Giving money to my church, the poor, and missions: I already have all my needs and most of my wants met, but still, the money I donate could be used to make a payment on a luxury car, purchase more of my beloved Starbucks Java-chip Frappucinos, or stay at a five-star hotel on my vacation.

About once every six months, I have to listen to someone make a disparaging comment to me about Christianity. Or, I will hear Bill Maher or another comedian making fun of my beliefs on national TV.

Occasionally, the local Christian bookstore will not have the newest Christian book I want in stock, and so I have to order it from Amazon and wait five days for delivery.

I could go on, and on...

Allow me to introduce you to my dinner guests: Celestin and Bernadette Musekura. They were born and raised in Rwanda, and then were living and raising four children in Kenya, where Celestin had gone to seminary.

In 1994, the Rwandan genocide took place. More than 70% of the Rwandan pastors were killed or forced into exile, leading to an enormous vacuum in leadership of the church. Similar mass bloodshed and resulting lack of church leadership took place in Burundi and Eastern Congo. There was even more war and tribal conflict affecting the body of Christ in Uganda and southern Sudan.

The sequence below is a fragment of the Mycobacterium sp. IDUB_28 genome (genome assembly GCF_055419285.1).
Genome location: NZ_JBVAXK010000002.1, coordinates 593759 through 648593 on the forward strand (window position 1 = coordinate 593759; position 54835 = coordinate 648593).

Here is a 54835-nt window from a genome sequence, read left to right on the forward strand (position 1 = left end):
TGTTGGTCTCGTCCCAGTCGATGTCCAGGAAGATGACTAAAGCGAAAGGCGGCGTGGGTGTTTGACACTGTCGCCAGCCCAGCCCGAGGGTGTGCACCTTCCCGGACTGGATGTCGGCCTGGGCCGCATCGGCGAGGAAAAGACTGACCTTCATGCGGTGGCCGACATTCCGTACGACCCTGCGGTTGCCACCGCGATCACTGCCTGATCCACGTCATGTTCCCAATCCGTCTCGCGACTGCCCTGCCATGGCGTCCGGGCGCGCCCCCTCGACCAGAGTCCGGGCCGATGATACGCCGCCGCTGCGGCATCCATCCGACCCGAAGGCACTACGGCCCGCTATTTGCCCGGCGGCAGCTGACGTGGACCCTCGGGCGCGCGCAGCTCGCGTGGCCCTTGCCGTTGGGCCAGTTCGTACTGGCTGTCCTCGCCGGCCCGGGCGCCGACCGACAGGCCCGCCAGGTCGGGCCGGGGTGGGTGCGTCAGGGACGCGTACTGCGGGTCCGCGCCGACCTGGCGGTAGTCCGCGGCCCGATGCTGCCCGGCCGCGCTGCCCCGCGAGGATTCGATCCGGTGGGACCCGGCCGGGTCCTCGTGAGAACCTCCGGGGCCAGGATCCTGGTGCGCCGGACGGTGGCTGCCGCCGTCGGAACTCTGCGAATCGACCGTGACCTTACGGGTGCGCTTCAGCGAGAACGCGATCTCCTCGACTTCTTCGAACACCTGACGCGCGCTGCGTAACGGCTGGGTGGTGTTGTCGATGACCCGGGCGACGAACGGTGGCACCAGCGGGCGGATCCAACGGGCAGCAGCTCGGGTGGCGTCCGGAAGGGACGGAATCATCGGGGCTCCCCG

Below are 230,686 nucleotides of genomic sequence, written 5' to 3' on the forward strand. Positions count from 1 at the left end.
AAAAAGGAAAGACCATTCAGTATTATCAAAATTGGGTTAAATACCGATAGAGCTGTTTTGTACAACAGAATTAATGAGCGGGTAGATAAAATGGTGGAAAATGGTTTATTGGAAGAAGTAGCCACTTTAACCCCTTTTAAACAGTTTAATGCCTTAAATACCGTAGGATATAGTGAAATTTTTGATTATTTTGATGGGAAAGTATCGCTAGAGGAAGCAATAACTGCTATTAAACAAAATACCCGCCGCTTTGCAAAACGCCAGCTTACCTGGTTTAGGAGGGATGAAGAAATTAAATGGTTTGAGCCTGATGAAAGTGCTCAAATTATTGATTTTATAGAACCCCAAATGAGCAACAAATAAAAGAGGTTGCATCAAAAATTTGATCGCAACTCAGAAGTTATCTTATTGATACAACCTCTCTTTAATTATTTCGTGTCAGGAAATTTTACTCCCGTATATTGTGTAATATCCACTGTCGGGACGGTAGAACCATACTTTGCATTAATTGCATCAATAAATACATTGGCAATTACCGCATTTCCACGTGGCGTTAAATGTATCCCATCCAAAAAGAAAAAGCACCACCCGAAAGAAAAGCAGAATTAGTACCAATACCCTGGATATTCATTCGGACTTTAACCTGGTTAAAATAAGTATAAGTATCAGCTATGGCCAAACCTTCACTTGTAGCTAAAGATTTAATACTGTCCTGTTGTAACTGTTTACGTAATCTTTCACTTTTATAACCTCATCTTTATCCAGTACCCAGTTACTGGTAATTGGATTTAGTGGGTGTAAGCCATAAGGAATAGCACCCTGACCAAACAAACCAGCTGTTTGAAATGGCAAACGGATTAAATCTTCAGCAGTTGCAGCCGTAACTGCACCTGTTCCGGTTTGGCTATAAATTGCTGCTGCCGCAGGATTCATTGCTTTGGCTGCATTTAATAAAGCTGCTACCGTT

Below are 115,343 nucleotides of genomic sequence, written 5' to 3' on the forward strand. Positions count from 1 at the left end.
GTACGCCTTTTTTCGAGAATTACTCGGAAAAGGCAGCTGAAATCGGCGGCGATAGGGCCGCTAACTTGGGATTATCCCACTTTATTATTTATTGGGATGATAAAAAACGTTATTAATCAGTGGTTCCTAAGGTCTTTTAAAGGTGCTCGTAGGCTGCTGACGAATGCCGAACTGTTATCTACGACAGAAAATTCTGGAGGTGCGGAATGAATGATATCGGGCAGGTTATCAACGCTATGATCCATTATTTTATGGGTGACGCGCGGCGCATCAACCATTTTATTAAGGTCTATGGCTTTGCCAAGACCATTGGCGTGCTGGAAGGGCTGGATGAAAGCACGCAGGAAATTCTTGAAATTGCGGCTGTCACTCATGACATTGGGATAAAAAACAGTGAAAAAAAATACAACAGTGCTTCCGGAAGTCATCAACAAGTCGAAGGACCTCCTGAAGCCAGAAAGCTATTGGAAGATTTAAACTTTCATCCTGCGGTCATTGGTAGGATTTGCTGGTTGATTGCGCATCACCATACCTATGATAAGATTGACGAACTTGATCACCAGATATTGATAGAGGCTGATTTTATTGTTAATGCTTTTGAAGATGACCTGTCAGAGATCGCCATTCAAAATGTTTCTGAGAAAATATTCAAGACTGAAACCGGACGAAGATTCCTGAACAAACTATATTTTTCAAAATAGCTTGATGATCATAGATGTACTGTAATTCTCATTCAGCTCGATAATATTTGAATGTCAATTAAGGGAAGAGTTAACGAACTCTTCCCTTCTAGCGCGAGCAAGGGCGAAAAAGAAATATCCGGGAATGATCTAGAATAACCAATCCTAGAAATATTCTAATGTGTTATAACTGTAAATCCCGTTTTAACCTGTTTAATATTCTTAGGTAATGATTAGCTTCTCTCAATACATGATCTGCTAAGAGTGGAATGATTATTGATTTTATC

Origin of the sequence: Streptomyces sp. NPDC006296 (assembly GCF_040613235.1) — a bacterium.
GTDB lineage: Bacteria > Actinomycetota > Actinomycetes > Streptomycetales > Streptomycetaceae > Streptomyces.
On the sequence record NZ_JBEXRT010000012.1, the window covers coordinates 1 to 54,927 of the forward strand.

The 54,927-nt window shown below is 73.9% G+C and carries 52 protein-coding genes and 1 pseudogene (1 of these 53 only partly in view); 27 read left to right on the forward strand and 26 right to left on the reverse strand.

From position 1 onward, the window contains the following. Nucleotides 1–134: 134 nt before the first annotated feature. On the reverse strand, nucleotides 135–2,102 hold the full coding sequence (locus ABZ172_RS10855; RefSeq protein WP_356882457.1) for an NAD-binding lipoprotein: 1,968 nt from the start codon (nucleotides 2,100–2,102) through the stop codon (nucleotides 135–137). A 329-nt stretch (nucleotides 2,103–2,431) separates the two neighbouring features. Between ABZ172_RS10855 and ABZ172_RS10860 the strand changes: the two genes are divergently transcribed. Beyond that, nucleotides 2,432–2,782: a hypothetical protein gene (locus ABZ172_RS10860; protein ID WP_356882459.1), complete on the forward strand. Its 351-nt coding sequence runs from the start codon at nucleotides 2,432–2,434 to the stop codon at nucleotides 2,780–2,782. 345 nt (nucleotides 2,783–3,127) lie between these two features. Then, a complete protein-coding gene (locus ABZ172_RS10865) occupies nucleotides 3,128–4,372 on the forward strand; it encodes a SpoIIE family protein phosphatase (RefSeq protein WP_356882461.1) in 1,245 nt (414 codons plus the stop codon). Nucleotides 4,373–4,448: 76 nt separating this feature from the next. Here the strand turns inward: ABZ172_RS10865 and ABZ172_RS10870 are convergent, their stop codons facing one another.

Celestin realized that the African church would need strong leadership to foster training, teaching, forgiveness, reconciliation, and transformation to leaders and individuals in communities. So he founded ALARM, which stands for African Leadership and Reconciliation Ministries ( ALARM has played and continues to play a crucial role in developing both church and government leaders, reconciling relationships, and transforming broken and traumatized communities all over Africa.

Sacrifices Celestin has made for being a Christian: